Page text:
Ami Ayalon, Friendly Fire: How Israel became Its Own Worst Enemy and The Hope for Its Future

(Steerforth Press, Lebanon, New Hampshire, 2020). By David McDowall.

Something I admire about Israeli society is its ability to produce mavericks, Israelis who turn accepted shibboleths upside down to challenge the received wisdom. There are plenty to choose from. From around 1987, with access to Israel’s state archive, a number of revisionist historians blew apart Israel’s self-congratulatory view of its own history. Some went further, like Shlomo Sand, whose Invention of the Jewish People (2009) argued that ‘the Jewish people’ was a construct: that there was no serious evidence for the Exile of 70 CE and also that most of today’s Jews are descended not from inhabitants of Palestine but from elsewhere, thus undermining crucial ideological building blocks for Zionism’s claim to Palestine.

There has been another, smaller category of maverick, however, of battle-hardened elite leaders whose anxiety has been for Israel’s future. In 1986 (in English, 1988) Yehoshafat Harkabi, one-time head of Israeli military intelligence, published Israel’s Fateful Decisions, an attempt to warn his compatriots of the imperative of making peace with its adversaries, most particularly with the Palestinians, not indeed for their sake but in order to save Israel from catastrophe.  He foresaw that Israel’s inability to hand back conquered land in return for peace would cost it the unquestioning support it had enjoyed in the West and would ensnare ‘Greater Israel’ in a demographic trap, unable to divest itself of its non-Jewish population. He made an impassioned plea for self-criticism concerning Israel’s share in responsibility for the conflict. He could as easily have been asking for the moon. It is difficult to think of a single country apart from Germany which has grasped the nettle to confront its own darkest stories. In 2008 Avraham Burg, ex-paratrooper and ex-Speaker of the Knesset made another impassioned plea in The Holocaust is Over, for his fellow Israelis to let go of their obsession with Holocaust victimhood and recognise the reality of Israeli strength as an opportunity to make a generous and productive peace with a prostrate adversary. And he warned of the dangers of clinging to victimhood, an unhealthy state of mind that risked taking Israel down a darkening path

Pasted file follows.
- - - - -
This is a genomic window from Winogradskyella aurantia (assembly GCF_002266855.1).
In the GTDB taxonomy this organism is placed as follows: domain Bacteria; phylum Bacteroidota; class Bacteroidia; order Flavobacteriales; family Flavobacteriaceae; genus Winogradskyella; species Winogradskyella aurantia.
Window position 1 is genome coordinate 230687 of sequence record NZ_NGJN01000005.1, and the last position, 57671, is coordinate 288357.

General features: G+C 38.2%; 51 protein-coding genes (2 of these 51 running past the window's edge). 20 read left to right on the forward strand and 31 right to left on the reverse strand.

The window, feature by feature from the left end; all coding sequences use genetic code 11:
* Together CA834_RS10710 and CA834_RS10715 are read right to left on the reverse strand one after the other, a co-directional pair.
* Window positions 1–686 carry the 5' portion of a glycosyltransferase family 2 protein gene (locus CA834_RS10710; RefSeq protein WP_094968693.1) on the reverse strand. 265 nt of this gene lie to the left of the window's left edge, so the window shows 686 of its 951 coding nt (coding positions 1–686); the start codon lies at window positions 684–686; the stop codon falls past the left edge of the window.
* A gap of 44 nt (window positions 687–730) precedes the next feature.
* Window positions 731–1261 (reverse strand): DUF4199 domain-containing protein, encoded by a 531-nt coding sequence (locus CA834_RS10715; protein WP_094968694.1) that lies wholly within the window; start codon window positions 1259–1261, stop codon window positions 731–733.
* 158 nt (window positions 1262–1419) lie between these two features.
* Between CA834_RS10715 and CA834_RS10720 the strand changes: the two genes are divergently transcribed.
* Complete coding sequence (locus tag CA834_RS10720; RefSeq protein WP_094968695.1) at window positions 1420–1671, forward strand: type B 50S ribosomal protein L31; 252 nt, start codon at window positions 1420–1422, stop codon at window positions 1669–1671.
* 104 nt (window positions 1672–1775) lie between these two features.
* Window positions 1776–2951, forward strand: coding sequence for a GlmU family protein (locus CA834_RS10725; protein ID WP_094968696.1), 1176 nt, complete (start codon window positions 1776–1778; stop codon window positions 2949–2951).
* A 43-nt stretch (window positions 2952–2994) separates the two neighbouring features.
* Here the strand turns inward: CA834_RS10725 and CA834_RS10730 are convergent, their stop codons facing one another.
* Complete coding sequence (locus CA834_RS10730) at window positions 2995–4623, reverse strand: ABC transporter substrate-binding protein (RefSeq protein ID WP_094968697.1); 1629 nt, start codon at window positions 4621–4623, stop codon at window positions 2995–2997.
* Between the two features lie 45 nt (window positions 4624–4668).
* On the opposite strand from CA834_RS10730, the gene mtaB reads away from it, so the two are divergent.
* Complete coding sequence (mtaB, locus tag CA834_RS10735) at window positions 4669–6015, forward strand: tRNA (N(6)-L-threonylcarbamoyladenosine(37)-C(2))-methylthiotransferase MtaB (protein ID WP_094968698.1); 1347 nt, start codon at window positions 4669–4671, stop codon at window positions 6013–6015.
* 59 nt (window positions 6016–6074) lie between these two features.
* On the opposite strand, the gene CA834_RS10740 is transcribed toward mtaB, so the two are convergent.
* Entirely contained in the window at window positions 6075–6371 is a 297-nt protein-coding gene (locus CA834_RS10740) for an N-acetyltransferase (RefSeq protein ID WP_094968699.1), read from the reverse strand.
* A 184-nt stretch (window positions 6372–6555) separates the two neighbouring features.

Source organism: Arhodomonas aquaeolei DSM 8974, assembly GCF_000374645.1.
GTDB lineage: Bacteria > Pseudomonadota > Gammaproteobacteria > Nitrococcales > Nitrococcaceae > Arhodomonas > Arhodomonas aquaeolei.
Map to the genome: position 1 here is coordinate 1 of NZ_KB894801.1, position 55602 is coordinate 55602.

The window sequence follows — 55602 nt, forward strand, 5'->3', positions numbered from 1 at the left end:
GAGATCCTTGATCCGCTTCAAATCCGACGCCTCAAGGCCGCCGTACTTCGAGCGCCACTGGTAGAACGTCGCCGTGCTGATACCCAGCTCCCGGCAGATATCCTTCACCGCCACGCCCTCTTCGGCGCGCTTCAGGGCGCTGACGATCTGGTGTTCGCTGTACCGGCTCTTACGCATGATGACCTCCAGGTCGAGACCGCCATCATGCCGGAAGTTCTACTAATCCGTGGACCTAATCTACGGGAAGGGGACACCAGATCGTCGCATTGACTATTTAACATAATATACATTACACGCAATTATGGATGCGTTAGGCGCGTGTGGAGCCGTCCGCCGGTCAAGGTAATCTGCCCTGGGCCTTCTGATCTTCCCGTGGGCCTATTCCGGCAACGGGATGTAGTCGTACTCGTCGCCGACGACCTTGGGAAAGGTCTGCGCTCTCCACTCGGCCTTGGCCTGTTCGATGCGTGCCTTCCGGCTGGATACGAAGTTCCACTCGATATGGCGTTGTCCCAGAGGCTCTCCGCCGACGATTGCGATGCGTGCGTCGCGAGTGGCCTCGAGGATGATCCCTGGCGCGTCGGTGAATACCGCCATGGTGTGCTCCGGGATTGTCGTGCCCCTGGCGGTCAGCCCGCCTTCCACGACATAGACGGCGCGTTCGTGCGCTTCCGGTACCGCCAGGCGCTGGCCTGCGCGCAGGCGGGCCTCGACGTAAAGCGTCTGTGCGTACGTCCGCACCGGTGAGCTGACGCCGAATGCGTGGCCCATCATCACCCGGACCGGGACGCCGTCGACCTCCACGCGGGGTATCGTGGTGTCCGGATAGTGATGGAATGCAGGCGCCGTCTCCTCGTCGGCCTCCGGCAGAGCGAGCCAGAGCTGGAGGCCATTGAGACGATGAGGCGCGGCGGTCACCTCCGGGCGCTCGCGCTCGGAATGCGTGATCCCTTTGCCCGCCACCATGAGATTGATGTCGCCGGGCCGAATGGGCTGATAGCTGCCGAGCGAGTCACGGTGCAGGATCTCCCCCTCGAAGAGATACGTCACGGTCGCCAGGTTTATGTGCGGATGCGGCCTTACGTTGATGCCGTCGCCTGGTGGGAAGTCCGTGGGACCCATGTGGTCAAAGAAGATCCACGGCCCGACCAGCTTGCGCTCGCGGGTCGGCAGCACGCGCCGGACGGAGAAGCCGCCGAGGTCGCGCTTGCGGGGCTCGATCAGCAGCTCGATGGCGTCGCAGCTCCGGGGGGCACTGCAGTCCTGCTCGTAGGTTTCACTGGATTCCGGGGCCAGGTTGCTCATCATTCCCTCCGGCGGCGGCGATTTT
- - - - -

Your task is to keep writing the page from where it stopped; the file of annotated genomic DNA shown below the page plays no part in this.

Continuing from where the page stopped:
Now, such prophets have been joined by another member of the elite, Ami Ayalon. Ayalon’s credentials are impeccable: former commander of Flotilla 13 (equivalent to the UK’s Special Boat Service), commander of the navy, director of Shin Bet (the internal security agency), Knesset and cabinet member. In 2012 Ayalon took part in the landmark film documentary, The Gatekeepers, in which he and five other Shin Bet directors discussed the depressing futility of counter-terror security ops since 1967. The futility lay in not in the immediate success of such ops but that they simply intensified the Palestinian determination to resist. To Ayalon’s chagrin, however, the film director omitted what he cared about most, proposing the imperative of making a generous peace as the only viable exit from this impasse. Ayalon’s overriding concern, like Harkabi’s and Burg’s, is the fate of Israel and like them he knows that it is tied inextricably to reconciliation with the Palestinians. If Israel cannot withdraw from occupied territory, a Jewish democracy is unsustainable. (Let’s not argue here about whether there really is such a thing as a Jewish democracy, nor whether with over 20 per cent of citizens Palestinian, Israel is already a bi-national state.)